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Inspectioneering Journal

California Emphasis Program - Naphtha Hydrotreater Units - High Temperature Hydrogen Attack

California Refining Industry

This article appears in the November/December 2010 issue of Inspectioneering Journal

On April 6, 2010, a tragic accident occurred at the Tesoro Refinery in Anacortes, WA, in the Naphtha Hydrotreater process unit (NHT). During routine operations involving an on-line switching of unit heat exchanger feed trains, seven employees were killed immediately, or died later of thermal burn injuries sustained when a feed-effluent heat exchanger catastrophically failed due to high temperature hydrogen attack (HTHA), releasing a hot, pressurized flammable hydrocarbon/hydrogen mixture which ignited. Tesoro released its investigative results to the media on September 01, 2010.

Rather than await the final report, the Northern and Southern California Process Safety Management district managers proactively initiated a California Emphasis Program (CEP) in April, 2010, under which Program Quality Verifications (PQV) were conducted in every California petroleum refinery to examine each refiner’s procedures and practices for identifying and mitigating corrosion damage known to be produced in the NHT process environment. The PQV focused on the NHT process units in general, and on NHT feed-effluent heat exchangers in particular. At the time the CEP began, the exact cause of the heat exchanger failure in Anacortes was yet unknown. What was known based on the documented historical experience of the refining industry, and published in its own technical literature is that the NHT operating environment can increase process equipment susceptibility to various forms of chloride corrosion and hydrogen attack.

The NHT process unit removes sulfur and nitrogen from straight run naphtha downstream of the Crude Distillation process unit (CDU). Removing these impurities involves treating the naphtha with hydrogen to create a suitable feed stock. The process poses operating and mechanical integrity challenges due to the presence of inorganic salts such as sodium chloride, magnesium chloride, and calcium chloride. Hydrogen is absorbed into metal, becomes trapped, and can cause embrittlement, cracking, and blisters.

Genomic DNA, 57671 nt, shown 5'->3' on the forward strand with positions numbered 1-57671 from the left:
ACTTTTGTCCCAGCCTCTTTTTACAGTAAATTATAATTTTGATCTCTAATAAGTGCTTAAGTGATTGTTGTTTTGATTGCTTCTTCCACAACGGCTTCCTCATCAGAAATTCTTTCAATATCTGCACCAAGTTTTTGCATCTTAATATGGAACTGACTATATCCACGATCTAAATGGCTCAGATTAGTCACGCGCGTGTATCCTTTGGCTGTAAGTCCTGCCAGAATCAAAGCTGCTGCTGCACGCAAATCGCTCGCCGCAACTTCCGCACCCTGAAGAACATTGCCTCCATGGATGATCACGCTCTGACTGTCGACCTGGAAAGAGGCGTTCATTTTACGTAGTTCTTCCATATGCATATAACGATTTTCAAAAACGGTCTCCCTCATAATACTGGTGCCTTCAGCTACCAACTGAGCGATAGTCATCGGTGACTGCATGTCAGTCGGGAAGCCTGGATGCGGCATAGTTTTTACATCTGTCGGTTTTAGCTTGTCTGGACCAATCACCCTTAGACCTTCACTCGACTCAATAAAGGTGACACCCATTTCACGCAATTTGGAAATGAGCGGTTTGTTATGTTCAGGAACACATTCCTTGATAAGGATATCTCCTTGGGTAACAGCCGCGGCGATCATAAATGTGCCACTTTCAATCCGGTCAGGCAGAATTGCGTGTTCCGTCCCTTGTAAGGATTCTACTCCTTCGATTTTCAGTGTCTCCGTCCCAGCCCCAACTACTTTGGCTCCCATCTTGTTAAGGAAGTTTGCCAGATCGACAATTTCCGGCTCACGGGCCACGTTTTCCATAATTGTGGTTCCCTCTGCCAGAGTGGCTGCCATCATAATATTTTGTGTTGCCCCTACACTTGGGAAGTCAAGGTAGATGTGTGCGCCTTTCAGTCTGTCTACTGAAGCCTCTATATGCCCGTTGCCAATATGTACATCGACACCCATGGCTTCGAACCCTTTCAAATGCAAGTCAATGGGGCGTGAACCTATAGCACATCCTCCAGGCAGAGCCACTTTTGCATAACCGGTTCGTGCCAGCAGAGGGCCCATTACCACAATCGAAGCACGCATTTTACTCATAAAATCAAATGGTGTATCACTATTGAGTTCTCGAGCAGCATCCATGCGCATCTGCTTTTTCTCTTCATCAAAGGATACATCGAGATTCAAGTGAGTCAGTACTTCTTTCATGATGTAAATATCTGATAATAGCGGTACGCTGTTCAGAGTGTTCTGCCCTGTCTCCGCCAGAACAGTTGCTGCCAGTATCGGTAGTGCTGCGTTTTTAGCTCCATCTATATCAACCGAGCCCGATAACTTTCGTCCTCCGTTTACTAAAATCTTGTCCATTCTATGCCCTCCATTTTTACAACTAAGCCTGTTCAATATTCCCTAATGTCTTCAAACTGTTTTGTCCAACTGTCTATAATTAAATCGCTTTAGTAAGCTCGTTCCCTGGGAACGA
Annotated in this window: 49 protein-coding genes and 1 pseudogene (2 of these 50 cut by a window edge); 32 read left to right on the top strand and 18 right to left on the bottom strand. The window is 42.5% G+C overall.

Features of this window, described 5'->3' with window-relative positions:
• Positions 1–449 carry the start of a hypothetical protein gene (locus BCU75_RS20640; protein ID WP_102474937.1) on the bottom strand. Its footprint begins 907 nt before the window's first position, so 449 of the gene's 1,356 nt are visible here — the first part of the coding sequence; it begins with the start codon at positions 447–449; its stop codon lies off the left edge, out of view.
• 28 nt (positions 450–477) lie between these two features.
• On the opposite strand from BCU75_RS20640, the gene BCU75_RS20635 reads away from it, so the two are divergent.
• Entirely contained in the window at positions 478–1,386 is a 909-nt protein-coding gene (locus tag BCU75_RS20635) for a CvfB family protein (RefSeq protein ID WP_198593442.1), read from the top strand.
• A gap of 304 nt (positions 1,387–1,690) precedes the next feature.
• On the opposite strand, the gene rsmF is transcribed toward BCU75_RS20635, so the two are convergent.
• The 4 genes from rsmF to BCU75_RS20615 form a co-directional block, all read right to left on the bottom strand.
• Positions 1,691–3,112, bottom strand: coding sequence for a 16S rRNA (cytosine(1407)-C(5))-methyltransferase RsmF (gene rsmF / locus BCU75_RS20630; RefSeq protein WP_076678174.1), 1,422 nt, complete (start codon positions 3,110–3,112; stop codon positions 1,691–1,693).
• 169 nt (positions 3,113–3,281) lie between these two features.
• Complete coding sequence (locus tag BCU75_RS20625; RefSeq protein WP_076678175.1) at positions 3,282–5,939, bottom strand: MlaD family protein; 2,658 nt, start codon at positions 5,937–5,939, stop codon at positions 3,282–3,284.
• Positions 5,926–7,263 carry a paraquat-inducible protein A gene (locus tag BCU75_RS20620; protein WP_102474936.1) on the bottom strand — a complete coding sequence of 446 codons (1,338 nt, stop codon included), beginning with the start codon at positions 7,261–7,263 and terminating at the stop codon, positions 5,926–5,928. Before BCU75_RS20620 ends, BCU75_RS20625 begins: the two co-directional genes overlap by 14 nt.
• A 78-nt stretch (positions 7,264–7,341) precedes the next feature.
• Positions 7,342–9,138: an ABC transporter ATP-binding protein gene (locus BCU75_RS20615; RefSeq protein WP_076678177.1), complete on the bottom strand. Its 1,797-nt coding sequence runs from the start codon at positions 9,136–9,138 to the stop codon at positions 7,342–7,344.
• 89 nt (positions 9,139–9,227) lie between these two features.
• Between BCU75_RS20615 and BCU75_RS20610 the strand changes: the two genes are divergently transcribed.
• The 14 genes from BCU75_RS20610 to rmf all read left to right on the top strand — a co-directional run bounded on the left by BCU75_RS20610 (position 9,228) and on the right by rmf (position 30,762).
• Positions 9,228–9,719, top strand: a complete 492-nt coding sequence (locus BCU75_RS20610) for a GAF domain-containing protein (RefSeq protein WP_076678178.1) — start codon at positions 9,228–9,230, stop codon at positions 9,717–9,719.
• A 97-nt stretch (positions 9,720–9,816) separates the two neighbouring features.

While each refiner operates its NHT differently, consistent with defined business objectives, a feed-effluent heat exchanger nevertheless serves essentially the same purpose throughout the refining industry. Namely, to transfer the heat produced in a reactor pressure vessel to a feed stock. Typically, NHT feed-effluent exchangers are designed with consideration for potential sulfidation, high temperature H2/H2S corrosion, ammonium chloride corrosion, and high temperature hydrogen attack.

Additional corrosion phenomena found in the NHT include ammonium bisulfide and hydrochloric acid corrosion. Chlorides are difficult to control, and various types of aggressive corrosion phenomena present at varying operating temperatures and pressures downstream of the CDU.

Salt corrosion is caused by the hydrolysis of some metal chlorides to hydrogen chloride (HCI) and the subsequent formation of hydrochloric acid when crude is heated. Hydrogen chloride may also combine with ammonia used in chemical injection to form ammonium chloride (NH4CI), which causes fouling and corrosion.